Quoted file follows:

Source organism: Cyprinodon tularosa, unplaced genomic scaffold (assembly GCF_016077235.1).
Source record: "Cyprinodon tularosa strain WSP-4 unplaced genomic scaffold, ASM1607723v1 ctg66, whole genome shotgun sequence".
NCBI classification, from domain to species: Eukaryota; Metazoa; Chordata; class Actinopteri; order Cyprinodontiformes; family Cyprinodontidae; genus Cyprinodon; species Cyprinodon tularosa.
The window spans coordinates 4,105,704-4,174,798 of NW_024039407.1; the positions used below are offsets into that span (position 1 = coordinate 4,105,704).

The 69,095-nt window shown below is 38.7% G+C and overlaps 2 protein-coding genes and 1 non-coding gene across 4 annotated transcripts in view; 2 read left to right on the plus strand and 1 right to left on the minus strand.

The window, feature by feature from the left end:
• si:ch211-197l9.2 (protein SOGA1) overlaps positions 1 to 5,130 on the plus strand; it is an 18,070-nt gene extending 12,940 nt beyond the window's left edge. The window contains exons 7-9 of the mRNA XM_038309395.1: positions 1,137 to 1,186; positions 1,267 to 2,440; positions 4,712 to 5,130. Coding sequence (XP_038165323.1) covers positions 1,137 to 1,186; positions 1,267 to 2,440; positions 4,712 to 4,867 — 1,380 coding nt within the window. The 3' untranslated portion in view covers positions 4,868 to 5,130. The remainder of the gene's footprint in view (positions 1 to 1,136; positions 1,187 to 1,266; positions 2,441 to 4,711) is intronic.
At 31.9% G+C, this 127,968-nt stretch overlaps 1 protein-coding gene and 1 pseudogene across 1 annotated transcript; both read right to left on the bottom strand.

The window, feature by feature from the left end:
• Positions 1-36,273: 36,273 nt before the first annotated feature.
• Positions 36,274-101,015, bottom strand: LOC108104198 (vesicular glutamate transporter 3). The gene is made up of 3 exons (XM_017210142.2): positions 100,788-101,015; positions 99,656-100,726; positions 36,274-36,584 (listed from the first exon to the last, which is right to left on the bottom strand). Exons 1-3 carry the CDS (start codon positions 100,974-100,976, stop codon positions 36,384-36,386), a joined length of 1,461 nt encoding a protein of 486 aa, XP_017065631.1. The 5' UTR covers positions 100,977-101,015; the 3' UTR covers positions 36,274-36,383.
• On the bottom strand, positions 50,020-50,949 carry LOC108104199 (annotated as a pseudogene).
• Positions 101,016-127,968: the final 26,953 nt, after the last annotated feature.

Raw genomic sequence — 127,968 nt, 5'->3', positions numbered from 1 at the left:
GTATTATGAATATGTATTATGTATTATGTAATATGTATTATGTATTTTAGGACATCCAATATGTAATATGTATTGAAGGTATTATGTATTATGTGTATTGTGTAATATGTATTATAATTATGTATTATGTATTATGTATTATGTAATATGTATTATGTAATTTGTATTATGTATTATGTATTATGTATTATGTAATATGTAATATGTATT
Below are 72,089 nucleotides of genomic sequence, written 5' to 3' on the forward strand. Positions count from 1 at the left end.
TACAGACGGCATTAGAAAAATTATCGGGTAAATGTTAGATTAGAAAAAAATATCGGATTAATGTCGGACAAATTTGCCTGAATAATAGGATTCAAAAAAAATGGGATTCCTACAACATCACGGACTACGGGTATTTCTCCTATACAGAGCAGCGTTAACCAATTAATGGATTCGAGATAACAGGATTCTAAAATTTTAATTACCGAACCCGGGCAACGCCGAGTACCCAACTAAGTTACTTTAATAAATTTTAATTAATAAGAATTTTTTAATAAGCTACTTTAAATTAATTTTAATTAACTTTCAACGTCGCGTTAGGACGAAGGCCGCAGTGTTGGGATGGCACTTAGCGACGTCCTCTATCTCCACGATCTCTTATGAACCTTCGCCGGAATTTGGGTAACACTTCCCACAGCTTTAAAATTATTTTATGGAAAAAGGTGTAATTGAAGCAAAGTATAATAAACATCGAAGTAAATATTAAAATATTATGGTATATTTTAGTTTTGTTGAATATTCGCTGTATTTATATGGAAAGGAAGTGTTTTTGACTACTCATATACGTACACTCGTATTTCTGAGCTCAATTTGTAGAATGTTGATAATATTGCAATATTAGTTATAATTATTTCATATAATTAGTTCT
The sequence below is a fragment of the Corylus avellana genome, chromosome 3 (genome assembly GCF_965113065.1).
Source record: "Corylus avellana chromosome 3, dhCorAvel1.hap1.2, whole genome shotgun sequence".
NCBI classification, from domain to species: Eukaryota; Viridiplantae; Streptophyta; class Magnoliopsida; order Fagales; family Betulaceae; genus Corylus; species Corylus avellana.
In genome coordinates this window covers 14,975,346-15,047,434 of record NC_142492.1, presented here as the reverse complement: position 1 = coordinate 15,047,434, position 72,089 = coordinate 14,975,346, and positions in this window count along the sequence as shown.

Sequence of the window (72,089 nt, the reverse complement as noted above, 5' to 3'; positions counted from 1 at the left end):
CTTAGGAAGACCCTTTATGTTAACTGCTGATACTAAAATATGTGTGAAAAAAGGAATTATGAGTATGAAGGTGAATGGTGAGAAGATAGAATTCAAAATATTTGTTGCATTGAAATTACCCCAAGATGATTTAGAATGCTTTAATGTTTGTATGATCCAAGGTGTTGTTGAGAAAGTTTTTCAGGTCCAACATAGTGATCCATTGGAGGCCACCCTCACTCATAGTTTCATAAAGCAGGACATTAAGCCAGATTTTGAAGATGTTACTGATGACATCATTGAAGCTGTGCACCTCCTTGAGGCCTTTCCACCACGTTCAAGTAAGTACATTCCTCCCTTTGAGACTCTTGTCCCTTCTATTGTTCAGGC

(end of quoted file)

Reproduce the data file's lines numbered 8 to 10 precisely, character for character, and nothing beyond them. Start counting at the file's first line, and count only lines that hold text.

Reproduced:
At 31.9% G+C, this 127,968-nt stretch overlaps 1 protein-coding gene and 1 pseudogene across 1 annotated transcript; both read right to left on the bottom strand.

The window, feature by feature from the left end:
• Positions 1-36,273: 36,273 nt before the first annotated feature.